Celebrity chef Marcus Samuelsson of the Harlem restaurant Red Rooster has mastered the art of fried chicken, spending years perfecting his signature Fried Yardbird recipe that’s juicy on the inside and crispy on the outside. Now, it’s also an NFT artwork offered in partnership with Christie’s New York at Charitybuzz.
Bidding ends tonight on the sale, which runs in conjunction with the house’s annual Art and Tech Summit. As of this article’s publication, bidding was over $3,000, on an estimated value of $7,500. Proceeds from the sale will be donated to the James Beard Foundation’s investment fund for Black and Indigenous restaurant owners.
The , which was minted by beer brand Stella Artois on Rarible, includes a digital artwork depicting the chicken dish, a copy of the recipe, and a unique video of Samuelsson preparing it. The winning bidder will also have the chance to meet Samuelsson at a private dinner for four at Red Rooster, where Fried Yardbird will be one of the courses served.
As the sale enters its final hours, we spoke to the chef about why he’s entering the NFT world, how the technology fits into his vision for arts and culture at Red Rooster, and why his Fried Yardbird recipe is so special.
You have been collaborating with other cultural figures throughout the pandemic. How did you draw support from each other, and how do you think artists and chefs can help each other going forward?
There were several instances during the pandemic in which I gained from what other artists were doing. I was able to start a podcast with my dear friend and creative collaborator Timbuktu. We were able to hash out everything that was going on and have long conversations with artists on our podcast, which was a foreign platform to us at the time. I was involved in an American Ballet Theatre video with ballerina Isabella Boylston and was able to teach her my craft and vice versa. Being able to take a step back from your own industry and step into another creative field can be really valuable.
Since museums began reopening late last summer, what was the most memorable artwork or exhibition you’ve seen?
The most memorable exhibition I’ve seen since museums reopened was Julie Mehretu’s show at the Whitney in New York. Her art is always so moving, breathtaking, and thought-provoking. I’m so lucky to consider her a dear friend of mine. I recommend everyone check it out before the exhibition ends [on August 8].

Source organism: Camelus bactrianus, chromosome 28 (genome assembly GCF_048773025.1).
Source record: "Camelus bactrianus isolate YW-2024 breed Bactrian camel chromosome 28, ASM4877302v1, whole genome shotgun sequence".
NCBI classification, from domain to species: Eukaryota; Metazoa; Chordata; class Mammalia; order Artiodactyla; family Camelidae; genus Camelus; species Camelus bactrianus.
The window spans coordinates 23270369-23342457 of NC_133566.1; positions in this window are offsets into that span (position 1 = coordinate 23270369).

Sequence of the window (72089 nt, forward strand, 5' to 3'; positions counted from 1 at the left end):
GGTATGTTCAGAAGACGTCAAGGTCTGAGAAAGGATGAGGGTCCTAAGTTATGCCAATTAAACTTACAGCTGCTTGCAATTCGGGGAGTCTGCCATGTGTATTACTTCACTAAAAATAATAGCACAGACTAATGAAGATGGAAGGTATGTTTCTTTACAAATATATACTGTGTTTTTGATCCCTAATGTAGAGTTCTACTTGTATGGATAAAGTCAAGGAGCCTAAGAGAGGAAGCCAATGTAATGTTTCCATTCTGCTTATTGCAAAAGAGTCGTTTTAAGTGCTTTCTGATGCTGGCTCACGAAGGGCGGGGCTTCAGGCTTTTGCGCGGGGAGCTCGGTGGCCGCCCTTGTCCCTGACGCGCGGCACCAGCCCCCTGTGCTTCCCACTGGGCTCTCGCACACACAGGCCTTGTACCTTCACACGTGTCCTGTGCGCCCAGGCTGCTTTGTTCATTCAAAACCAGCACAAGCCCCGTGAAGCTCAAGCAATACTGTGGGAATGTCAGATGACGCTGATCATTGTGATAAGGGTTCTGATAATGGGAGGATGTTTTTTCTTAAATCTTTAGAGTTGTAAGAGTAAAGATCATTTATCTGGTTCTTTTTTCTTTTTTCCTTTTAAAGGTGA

How has your approach to plating and composing a dish visually evolved as you’ve become more involved with artists and contemporary art?
When we eat we use all of our senses, so naturally I always take the appearance of the finished dish into consideration. I plate a dish with the various levels and textures in mind. Early on in my plating evolution, I may have put a larger emphasis on making a dish look aesthetically pleasing. Now I’m much more interested in having all of the components in a dish convey a story and connect me to the larger culture behind it.
You take a very expansive view of art, to include music, food, and culture more broadly. Now, with NFTs becoming more mainstream, are you expanding that definition to include technology?
Definitely. I’m constantly challenging myself to be creative and find ways to move the food industry forward, which is why offering my Fried Yardbird as a NFT is so special to me—ensuring the culinary arts are not left out of a world that is moving digitally.
When did you first hear about NFTs? Have you purchased any NFTs or thought about displaying them at Red Rooster?
I have a lot of friends who are artists and are NFT-ing their pieces. That really allowed me to get a taste of what the industry was about. It’s definitely an area that I want to get into professionally, starting with Stella’s and offering my beloved Fried Yardbird recipe. I’m also tempted to bid on and own a few NFTs for myself. It’s definitely something I see myself owning in the future.
What was your first thought when you were approached about making this NFT and why were you interested in the project?
As NFTs have become more and more popular, I was very interested to see how I could become involved. When the James Beard Foundation and Stella Artois reached out, it was the perfect opportunity to immerse myself further in the space.
There’s so much to feel and experience when it comes to cooking and enjoying a meal. That inspired us to collaborate on a robust NFT that’s the first of its kind, where beyond unlocking my famed Fried Yardbird recipe, we’re providing a digital film that further elaborates on my recipe secrets and includes a dinner at Red Rooster where the NFT owner will get to meet me, making it a true 360-experience.
How did you settle on the Yardbird recipe for the NFT? What makes the recipe so special, and has changed at all over the years since you first introduced it?
Fried chicken is a dish that I fell in love with as a young chef and I knew I had to put my own spin on it. I became fascinated with the different methods of preparing and cooking it in addition to the cultural significance it held. My Fried Yardbird recipe has since become one of my iconic staples and people around the world have expressed how much it means to them. As I learned more about what NFTs are, while thinking about the impact this recipe has made, it was a natural choice to offer the Fried Yardbird in such a unique and collectible way.
Do you worry that NFTs will end up being a short-lived fad and we’ll all look back at this moment in time and laugh?
You never know what the future will hold, but I am confident I will be proud of this specific initiative. As a restaurant owner, I can personally attest to the many challenges that impacted our industry during the pandemic, which is why I’m proud to serve my Fried Yardbird as an NFT to help raise funds for the restaurants that are hurting most post-pandemic.